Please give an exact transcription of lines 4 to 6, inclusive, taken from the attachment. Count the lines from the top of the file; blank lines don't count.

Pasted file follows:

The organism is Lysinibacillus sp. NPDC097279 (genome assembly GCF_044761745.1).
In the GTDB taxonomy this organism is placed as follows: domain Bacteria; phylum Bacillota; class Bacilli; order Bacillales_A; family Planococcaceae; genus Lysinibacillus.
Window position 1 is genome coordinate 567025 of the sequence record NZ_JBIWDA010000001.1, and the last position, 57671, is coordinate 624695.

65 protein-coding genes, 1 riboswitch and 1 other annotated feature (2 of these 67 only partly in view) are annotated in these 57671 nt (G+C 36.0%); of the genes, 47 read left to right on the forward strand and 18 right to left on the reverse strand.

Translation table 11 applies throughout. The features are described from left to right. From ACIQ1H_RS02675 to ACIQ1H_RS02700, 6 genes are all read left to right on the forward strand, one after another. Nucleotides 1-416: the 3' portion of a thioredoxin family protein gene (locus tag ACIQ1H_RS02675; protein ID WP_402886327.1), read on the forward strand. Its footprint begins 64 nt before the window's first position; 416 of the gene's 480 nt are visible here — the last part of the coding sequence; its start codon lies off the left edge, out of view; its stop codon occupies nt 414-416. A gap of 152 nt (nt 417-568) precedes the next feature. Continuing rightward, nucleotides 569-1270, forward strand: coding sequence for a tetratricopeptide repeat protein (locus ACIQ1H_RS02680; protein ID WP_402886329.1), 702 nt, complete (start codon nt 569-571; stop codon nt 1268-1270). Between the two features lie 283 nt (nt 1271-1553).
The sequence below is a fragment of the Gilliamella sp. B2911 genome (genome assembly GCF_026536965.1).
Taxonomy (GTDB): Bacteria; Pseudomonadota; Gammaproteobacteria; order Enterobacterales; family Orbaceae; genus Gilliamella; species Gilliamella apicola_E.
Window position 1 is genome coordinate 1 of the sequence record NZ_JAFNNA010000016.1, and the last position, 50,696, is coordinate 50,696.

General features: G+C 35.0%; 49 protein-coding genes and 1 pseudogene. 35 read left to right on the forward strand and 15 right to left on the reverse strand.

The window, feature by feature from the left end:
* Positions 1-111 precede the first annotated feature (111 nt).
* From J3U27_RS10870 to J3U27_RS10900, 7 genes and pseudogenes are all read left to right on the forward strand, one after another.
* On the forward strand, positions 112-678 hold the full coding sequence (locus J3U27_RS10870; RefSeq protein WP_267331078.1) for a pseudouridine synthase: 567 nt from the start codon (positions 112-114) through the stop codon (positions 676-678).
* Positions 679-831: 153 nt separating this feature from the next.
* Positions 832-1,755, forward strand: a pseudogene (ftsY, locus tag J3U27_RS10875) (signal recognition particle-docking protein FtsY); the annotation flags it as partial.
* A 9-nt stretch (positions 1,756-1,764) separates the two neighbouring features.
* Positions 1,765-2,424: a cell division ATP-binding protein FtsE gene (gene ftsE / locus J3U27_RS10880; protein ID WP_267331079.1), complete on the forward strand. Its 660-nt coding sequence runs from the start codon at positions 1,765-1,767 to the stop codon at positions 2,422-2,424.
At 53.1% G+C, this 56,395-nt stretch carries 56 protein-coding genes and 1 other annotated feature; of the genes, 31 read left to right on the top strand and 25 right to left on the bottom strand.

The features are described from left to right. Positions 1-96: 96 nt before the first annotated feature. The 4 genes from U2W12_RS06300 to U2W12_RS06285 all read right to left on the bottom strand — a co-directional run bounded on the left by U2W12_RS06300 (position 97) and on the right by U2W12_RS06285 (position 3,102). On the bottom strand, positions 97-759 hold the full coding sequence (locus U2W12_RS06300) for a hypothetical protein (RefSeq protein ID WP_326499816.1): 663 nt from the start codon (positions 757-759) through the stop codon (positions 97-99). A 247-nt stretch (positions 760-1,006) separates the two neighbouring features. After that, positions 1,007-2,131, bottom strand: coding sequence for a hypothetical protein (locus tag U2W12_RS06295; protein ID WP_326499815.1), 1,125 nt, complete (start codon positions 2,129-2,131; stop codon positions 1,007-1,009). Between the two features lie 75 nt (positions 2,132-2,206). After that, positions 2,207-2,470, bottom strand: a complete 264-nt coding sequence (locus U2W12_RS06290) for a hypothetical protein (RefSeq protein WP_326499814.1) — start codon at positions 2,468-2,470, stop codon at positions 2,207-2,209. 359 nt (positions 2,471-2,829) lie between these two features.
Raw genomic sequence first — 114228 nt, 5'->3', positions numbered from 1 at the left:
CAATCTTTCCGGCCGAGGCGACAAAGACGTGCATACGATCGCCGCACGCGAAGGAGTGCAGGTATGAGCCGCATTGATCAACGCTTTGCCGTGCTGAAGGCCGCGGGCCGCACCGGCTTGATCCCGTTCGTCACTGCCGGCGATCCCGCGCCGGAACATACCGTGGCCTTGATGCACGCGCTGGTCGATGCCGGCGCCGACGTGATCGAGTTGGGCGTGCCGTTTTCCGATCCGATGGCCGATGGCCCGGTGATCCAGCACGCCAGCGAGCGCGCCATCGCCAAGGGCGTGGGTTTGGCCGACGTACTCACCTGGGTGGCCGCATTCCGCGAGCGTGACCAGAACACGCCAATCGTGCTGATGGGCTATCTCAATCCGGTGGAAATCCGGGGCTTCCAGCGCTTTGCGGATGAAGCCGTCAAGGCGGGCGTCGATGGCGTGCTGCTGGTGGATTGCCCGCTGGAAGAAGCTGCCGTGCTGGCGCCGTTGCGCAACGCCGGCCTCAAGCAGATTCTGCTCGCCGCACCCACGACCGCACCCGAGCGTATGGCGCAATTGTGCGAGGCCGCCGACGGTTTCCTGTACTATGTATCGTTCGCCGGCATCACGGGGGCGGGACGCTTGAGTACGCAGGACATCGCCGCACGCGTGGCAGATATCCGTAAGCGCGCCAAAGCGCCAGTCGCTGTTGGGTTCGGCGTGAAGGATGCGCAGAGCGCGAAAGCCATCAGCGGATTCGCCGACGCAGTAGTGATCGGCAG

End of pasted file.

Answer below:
65 protein-coding genes, 1 riboswitch and 1 other annotated feature (2 of these 67 only partly in view) are annotated in these 57671 nt (G+C 36.0%); of the genes, 47 read left to right on the forward strand and 18 right to left on the reverse strand.

Translation table 11 applies throughout. The features are described from left to right. From ACIQ1H_RS02675 to ACIQ1H_RS02700, 6 genes are all read left to right on the forward strand, one after another. Nucleotides 1-416: the 3' portion of a thioredoxin family protein gene (locus tag ACIQ1H_RS02675; protein ID WP_402886327.1), read on the forward strand. Its footprint begins 64 nt before the window's first position; 416 of the gene's 480 nt are visible here — the last part of the coding sequence; its start codon lies off the left edge, out of view; its stop codon occupies nt 414-416. A gap of 152 nt (nt 417-568) precedes the next feature. Continuing rightward, nucleotides 569-1270, forward strand: coding sequence for a tetratricopeptide repeat protein (locus ACIQ1H_RS02680; protein ID WP_402886329.1), 702 nt, complete (start codon nt 569-571; stop codon nt 1268-1270). Between the two features lie 283 nt (nt 1271-1553).
The sequence below is a fragment of the Gilliamella sp. B2911 genome (genome assembly GCF_026536965.1).